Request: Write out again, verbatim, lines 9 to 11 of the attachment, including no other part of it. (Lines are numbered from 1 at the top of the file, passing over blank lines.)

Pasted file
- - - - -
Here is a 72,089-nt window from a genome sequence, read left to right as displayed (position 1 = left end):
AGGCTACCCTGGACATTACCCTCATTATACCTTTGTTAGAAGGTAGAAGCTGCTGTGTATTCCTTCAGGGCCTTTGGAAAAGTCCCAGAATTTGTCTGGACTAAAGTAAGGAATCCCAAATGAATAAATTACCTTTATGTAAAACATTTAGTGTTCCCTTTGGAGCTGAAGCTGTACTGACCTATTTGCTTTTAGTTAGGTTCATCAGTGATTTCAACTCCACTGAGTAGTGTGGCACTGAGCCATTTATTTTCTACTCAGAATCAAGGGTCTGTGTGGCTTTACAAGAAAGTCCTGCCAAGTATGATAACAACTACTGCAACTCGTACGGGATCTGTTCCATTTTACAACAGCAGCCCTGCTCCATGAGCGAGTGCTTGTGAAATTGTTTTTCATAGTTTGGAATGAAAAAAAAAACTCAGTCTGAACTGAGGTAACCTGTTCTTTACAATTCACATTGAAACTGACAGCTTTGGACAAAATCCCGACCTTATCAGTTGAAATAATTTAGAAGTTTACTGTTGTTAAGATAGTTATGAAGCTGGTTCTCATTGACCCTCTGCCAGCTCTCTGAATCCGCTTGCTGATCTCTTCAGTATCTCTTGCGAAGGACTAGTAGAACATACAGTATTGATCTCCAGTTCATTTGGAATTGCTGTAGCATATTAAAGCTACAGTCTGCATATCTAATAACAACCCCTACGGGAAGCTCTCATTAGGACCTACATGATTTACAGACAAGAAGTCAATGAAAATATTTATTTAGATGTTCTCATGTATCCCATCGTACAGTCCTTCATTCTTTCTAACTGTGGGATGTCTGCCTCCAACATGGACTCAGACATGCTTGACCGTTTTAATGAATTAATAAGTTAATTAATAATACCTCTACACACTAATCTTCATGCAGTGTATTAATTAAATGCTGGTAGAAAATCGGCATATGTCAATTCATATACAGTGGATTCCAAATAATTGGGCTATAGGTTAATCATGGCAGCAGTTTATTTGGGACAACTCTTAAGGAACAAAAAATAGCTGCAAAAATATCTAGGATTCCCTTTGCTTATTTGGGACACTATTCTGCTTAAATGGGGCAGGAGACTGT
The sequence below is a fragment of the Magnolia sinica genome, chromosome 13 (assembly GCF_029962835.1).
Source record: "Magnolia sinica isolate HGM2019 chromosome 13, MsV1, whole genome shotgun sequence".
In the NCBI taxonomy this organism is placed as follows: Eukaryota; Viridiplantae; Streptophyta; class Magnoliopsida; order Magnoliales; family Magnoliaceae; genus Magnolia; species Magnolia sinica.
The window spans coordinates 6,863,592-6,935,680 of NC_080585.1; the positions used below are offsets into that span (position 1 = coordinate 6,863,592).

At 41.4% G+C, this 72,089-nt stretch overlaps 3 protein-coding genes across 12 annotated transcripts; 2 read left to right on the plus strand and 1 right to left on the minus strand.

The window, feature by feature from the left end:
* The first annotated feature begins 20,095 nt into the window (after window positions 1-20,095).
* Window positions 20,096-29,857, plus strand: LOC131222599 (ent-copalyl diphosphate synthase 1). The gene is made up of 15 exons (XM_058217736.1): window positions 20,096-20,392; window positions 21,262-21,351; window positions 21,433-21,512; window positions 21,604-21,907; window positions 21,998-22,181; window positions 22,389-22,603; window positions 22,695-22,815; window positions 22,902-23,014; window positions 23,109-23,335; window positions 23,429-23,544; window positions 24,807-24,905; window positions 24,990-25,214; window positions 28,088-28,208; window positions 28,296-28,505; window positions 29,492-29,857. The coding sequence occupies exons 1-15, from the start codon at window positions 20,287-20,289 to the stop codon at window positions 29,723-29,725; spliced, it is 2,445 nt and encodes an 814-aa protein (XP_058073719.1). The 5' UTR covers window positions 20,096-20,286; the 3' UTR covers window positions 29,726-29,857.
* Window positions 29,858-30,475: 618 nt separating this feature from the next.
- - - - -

* The first annotated feature begins 20,095 nt into the window (after window positions 1-20,095).
* Window positions 20,096-29,857, plus strand: LOC131222599 (ent-copalyl diphosphate synthase 1). The gene is made up of 15 exons (XM_058217736.1): window positions 20,096-20,392; window positions 21,262-21,351; window positions 21,433-21,512; window positions 21,604-21,907; window positions 21,998-22,181; window positions 22,389-22,603; window positions 22,695-22,815; window positions 22,902-23,014; window positions 23,109-23,335; window positions 23,429-23,544; window positions 24,807-24,905; window positions 24,990-25,214; window positions 28,088-28,208; window positions 28,296-28,505; window positions 29,492-29,857. The coding sequence occupies exons 1-15, from the start codon at window positions 20,287-20,289 to the stop codon at window positions 29,723-29,725; spliced, it is 2,445 nt and encodes an 814-aa protein (XP_058073719.1). The 5' UTR covers window positions 20,096-20,286; the 3' UTR covers window positions 29,726-29,857.
* Window positions 29,858-30,475: 618 nt separating this feature from the next.